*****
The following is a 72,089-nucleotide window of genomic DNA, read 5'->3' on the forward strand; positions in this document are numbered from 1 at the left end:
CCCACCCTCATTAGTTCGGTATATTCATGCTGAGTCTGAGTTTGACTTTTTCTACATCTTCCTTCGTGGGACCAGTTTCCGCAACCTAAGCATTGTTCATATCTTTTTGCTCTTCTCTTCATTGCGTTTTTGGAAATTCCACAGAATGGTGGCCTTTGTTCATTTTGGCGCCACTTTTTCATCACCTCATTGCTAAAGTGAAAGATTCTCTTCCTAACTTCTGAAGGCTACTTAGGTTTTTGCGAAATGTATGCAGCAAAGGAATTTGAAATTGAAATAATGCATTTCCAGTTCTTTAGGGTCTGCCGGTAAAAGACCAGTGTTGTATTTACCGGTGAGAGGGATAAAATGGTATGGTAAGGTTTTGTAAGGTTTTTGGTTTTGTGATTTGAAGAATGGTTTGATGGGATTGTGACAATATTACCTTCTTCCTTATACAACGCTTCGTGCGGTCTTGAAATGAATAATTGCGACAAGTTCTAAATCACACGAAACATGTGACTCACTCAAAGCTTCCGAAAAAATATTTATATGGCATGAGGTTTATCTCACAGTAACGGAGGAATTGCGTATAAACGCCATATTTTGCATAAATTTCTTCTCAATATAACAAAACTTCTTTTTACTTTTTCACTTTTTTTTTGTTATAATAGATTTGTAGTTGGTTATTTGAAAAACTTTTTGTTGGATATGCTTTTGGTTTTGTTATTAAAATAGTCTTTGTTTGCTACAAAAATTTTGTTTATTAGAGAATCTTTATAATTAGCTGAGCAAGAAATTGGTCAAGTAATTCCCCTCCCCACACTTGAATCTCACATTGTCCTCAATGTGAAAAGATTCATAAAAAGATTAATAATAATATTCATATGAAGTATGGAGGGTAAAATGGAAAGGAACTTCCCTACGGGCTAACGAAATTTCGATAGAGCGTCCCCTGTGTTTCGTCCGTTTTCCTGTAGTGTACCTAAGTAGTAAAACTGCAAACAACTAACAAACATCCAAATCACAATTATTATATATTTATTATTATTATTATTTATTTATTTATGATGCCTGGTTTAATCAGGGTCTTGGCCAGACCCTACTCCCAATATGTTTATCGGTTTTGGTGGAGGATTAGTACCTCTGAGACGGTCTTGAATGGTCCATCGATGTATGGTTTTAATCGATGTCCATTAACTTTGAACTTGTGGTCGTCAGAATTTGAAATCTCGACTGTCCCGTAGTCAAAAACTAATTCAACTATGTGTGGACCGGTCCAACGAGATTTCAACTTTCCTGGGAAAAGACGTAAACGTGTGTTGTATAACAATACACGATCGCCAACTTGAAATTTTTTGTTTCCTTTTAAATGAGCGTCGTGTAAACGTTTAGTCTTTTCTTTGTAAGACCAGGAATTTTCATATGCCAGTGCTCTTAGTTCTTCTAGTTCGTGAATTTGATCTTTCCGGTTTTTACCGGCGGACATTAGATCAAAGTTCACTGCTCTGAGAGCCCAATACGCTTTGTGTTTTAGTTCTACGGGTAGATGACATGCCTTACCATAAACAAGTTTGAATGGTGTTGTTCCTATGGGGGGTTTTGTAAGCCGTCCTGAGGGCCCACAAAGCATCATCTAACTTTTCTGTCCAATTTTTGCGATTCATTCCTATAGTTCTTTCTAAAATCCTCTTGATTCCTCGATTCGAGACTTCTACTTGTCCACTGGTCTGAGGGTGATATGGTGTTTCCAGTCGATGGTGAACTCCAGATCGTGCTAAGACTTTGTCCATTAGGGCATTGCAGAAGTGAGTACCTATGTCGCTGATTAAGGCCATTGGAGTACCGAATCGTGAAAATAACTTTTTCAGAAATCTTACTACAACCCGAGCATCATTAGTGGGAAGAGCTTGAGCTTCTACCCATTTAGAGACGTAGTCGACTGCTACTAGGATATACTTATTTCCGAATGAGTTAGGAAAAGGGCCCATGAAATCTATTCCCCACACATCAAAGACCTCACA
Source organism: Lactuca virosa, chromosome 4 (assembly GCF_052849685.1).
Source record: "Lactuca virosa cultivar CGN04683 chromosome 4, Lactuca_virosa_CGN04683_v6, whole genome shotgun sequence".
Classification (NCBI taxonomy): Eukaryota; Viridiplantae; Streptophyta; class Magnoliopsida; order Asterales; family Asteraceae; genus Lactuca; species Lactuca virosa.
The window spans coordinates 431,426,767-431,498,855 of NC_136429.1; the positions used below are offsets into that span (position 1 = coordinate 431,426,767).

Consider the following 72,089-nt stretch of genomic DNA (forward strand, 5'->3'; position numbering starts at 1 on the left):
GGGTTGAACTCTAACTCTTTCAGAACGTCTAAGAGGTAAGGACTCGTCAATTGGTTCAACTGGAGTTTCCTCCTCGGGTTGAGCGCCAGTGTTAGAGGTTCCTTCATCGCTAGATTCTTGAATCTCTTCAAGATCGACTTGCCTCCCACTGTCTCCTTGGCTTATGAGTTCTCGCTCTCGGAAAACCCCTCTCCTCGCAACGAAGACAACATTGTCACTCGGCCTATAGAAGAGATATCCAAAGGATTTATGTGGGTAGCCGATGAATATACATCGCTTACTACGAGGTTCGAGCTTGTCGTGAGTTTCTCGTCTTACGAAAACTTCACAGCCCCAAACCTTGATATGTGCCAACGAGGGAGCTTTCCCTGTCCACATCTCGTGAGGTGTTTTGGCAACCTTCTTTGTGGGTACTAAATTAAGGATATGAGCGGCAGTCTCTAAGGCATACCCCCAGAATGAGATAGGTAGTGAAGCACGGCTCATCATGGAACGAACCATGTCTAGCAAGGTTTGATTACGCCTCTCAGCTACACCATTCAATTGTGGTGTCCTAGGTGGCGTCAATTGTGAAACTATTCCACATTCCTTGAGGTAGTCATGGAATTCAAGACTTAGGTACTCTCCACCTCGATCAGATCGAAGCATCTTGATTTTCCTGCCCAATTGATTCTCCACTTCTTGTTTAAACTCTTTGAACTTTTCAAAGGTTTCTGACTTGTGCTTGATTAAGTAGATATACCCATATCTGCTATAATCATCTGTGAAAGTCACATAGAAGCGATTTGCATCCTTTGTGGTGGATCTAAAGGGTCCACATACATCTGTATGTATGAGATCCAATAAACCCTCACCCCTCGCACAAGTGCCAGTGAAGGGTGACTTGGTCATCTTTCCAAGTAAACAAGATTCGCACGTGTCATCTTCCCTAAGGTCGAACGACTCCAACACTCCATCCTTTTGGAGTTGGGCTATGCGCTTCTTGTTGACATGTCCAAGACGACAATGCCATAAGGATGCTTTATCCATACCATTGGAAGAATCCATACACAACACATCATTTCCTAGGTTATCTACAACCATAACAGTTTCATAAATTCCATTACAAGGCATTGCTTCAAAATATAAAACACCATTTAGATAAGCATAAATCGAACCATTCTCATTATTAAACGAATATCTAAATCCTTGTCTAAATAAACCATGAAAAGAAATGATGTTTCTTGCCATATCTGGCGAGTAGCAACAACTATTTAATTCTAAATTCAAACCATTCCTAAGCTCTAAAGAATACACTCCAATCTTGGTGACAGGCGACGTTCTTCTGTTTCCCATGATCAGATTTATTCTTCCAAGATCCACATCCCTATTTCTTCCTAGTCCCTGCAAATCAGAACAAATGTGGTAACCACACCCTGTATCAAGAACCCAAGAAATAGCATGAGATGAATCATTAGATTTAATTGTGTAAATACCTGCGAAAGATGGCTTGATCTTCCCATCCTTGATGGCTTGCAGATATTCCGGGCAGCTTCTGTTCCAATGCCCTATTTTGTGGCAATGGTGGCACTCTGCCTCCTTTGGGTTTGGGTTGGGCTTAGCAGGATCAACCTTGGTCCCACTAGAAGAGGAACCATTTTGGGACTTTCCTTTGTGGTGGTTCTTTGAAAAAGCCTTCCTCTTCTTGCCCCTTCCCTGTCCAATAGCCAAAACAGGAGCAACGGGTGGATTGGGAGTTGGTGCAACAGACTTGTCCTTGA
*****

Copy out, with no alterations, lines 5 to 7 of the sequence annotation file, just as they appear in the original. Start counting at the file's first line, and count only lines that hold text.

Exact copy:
Classification (NCBI taxonomy): Eukaryota; Viridiplantae; Streptophyta; class Magnoliopsida; order Asterales; family Asteraceae; genus Lactuca; species Lactuca virosa.
The window spans coordinates 431,426,767-431,498,855 of NC_136429.1; the positions used below are offsets into that span (position 1 = coordinate 431,426,767).

Consider the following 72,089-nt stretch of genomic DNA (forward strand, 5'->3'; position numbering starts at 1 on the left):